Th F-35 Joint Strike Fighter (photo courtesy of Lockheed Martin).
When you're a defense contractor beginning a big new program, one of your key challenges once you've gotten the contract is to make sure the contract never goes away. One way to do that is to bring in the weapons system on time and under budget and win the thanks of a grateful nation. But since big weapons systems almost always come in late and over budget—and being over budget means more profits—the better way is to make sure a critical mass of congresspeople have a particular interest in keeping the taxpayer money flowing to your weapon.
Mitch McConnell chats with some folks about health care 'n stuff.
This morning, Greg Sargent calls our attention to this new ad for Mitch McConnell, in which a man who got cancer from his job at a uranium enrichment plant in Paducah. The man testifies that it was McConnell, fierce advocate of worker safety and health security, who made sure that workers got cancer screening and compensation.
That'll never work, a liberal might say. McConnell is not only one of the nation's foremost opponents of any and all regulations to protect worker safety, but he wants to repeal the Affordable Care Act, which would take away the health coverage tens of thousands of Kentuckians just got. As you may know, Kentucky has been more aggressive in taking advantage of the ACA than probably any other conservative state. They set up their own exchange, and it has proven to be one of the best in the country; they also accepted the Medicaid expansion (these developments can be attributed mostly to the fact that the governor is a Democrat). According to this site tracking signups under the ACA, in Kentucky, nearly 40,000 people have signed up for private insurance via the exchange, and another 100,000 have enrolled in Medicaid. All of those people would be tossed off their coverage if McConnell got his way. So surely no one will believe this ad, right?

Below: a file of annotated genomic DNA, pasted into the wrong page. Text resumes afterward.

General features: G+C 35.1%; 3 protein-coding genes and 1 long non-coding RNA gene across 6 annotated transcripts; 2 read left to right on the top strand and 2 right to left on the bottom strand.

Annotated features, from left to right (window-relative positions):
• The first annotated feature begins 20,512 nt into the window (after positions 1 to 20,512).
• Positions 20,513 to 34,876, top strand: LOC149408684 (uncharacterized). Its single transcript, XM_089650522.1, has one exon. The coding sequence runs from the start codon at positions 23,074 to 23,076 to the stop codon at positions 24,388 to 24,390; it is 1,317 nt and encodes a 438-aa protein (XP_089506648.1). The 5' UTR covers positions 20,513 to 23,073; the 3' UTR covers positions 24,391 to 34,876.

To honor Martin Luther King, Jr., the White House declared a “day of service” in Dr. King’s memory, and President Obama spent a few minutes on Monday helping to serve meals in a soup kitchen near the White House. Talk about a tin ear, or a timid one.